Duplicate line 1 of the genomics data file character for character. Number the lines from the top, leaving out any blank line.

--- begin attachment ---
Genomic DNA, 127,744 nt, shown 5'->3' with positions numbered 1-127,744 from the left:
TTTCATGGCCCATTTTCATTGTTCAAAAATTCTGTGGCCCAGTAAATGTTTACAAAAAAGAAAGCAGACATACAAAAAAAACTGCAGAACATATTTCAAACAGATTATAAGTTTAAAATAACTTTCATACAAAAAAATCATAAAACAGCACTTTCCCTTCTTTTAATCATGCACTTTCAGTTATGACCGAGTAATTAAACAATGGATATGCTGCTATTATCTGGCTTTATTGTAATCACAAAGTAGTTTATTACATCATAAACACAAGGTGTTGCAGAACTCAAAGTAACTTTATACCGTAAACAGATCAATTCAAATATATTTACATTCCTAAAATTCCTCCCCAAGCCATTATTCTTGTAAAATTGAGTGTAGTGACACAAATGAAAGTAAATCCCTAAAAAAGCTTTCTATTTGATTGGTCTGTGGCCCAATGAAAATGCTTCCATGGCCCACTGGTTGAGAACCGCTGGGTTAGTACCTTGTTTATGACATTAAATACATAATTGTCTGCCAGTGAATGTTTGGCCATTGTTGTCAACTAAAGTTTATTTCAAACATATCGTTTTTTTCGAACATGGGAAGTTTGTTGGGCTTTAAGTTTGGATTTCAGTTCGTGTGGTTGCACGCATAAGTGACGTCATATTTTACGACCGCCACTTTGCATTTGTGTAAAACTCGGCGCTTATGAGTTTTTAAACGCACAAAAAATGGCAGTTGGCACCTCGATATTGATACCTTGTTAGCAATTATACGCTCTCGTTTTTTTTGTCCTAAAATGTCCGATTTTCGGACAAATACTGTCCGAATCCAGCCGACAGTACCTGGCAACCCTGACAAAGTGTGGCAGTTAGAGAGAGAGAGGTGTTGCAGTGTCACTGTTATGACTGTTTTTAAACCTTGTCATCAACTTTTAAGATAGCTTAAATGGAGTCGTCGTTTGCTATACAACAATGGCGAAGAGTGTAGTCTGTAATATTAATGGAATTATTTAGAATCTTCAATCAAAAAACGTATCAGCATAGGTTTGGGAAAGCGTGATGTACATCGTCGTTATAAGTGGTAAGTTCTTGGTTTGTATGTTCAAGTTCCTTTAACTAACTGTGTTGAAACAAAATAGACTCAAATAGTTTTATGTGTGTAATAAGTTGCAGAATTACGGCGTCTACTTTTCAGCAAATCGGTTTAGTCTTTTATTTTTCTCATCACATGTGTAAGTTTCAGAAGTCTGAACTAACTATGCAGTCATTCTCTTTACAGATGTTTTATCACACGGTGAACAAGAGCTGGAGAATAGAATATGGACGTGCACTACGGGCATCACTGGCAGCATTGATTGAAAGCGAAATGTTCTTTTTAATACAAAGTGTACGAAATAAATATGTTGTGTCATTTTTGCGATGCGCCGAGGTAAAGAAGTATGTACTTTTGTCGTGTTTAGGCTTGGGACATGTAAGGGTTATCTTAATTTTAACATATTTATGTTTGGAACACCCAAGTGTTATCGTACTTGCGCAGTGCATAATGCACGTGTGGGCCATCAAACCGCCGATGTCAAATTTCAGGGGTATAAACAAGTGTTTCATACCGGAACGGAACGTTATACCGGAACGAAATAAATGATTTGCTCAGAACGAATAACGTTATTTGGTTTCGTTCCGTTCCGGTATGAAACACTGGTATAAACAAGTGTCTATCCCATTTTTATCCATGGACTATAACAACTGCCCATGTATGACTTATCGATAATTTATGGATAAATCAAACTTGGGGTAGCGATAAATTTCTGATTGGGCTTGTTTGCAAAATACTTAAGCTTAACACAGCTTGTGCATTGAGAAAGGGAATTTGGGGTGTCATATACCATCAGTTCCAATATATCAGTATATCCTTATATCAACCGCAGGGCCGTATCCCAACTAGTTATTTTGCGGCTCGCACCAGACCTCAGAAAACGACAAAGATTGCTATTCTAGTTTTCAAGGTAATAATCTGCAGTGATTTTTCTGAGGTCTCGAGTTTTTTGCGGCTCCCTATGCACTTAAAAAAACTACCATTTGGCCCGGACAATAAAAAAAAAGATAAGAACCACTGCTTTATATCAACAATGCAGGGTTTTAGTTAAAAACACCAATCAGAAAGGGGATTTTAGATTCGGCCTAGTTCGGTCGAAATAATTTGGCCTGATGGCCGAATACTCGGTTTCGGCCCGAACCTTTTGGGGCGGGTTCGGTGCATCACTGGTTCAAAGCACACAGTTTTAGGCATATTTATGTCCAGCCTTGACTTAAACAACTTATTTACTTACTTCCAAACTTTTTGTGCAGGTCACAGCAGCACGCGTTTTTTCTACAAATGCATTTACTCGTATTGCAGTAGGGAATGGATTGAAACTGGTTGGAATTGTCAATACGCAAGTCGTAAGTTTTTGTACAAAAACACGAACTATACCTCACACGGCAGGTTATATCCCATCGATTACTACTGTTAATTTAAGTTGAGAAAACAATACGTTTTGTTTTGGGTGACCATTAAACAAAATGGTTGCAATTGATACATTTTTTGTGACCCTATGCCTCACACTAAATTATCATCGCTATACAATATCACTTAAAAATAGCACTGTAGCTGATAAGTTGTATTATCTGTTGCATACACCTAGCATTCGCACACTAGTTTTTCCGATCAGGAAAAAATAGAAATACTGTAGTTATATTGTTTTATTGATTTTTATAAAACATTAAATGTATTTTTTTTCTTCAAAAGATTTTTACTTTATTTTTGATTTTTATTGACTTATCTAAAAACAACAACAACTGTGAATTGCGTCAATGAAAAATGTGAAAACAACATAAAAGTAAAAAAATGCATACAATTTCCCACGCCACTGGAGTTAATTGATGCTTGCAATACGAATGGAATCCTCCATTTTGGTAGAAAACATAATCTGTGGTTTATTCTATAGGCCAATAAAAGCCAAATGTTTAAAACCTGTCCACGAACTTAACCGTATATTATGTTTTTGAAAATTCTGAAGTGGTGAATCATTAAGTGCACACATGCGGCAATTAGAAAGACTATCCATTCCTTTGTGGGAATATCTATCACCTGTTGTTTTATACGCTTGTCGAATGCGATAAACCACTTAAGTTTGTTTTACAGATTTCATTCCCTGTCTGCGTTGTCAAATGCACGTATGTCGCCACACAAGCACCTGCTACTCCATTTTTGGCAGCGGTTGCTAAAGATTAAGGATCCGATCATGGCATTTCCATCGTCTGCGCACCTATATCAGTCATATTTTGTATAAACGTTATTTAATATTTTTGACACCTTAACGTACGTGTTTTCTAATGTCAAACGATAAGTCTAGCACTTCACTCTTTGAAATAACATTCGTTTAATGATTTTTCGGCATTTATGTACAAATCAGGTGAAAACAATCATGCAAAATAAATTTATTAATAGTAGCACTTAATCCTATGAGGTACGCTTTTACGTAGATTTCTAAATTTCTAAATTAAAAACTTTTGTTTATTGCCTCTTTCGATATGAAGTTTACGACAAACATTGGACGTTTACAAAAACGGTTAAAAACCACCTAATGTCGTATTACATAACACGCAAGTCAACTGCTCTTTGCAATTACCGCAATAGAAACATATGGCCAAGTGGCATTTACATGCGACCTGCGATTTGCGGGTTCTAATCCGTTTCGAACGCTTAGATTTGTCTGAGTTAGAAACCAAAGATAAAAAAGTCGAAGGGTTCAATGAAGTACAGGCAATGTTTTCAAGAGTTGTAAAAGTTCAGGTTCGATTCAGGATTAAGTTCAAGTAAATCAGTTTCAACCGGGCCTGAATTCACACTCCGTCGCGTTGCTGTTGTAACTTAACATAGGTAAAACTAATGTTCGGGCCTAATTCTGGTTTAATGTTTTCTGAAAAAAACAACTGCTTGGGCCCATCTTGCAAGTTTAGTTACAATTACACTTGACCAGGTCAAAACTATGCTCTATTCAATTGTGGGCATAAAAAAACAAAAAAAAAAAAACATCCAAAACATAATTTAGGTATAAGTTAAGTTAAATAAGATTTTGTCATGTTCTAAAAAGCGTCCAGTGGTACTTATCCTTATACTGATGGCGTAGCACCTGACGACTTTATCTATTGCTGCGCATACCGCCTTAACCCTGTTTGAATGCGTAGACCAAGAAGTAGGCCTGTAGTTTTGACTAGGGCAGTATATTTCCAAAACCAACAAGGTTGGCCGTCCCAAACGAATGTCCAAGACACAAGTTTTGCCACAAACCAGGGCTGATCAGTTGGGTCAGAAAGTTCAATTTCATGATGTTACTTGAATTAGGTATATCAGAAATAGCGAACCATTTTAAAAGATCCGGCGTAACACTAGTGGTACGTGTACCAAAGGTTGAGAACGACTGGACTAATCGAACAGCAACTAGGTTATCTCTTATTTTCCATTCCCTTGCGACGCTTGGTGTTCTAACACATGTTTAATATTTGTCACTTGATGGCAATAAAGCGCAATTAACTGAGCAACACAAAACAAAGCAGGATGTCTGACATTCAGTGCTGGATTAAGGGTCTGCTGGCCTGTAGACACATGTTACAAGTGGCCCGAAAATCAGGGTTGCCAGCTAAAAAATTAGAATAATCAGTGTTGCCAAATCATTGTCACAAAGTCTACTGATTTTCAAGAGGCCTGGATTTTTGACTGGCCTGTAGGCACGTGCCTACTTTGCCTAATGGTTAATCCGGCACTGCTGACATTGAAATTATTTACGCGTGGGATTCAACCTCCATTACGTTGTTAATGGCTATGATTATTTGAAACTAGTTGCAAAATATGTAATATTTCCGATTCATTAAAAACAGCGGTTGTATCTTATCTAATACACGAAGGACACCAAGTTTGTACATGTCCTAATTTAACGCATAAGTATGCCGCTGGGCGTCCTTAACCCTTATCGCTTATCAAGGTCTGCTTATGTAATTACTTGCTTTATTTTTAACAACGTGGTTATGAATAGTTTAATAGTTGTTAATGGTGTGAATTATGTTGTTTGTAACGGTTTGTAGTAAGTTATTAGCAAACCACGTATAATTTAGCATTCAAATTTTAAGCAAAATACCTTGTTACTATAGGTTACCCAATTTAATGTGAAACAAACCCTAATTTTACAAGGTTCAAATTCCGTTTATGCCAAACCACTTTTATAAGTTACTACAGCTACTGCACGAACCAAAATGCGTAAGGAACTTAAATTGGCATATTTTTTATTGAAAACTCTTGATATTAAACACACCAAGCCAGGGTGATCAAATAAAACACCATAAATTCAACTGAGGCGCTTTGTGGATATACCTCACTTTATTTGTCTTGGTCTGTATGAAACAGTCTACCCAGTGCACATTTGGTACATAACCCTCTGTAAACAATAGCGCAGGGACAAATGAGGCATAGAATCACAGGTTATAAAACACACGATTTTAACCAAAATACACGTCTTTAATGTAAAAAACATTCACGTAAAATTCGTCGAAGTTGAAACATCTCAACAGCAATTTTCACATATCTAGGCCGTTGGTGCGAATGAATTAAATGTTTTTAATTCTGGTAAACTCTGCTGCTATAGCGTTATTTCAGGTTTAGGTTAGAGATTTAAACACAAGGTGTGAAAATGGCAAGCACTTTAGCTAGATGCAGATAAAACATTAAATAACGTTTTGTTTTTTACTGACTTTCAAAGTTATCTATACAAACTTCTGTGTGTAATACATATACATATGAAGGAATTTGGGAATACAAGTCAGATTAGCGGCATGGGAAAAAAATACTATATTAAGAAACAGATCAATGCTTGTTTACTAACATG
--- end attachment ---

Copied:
Genomic DNA, 127,744 nt, shown 5'->3' with positions numbered 1-127,744 from the left: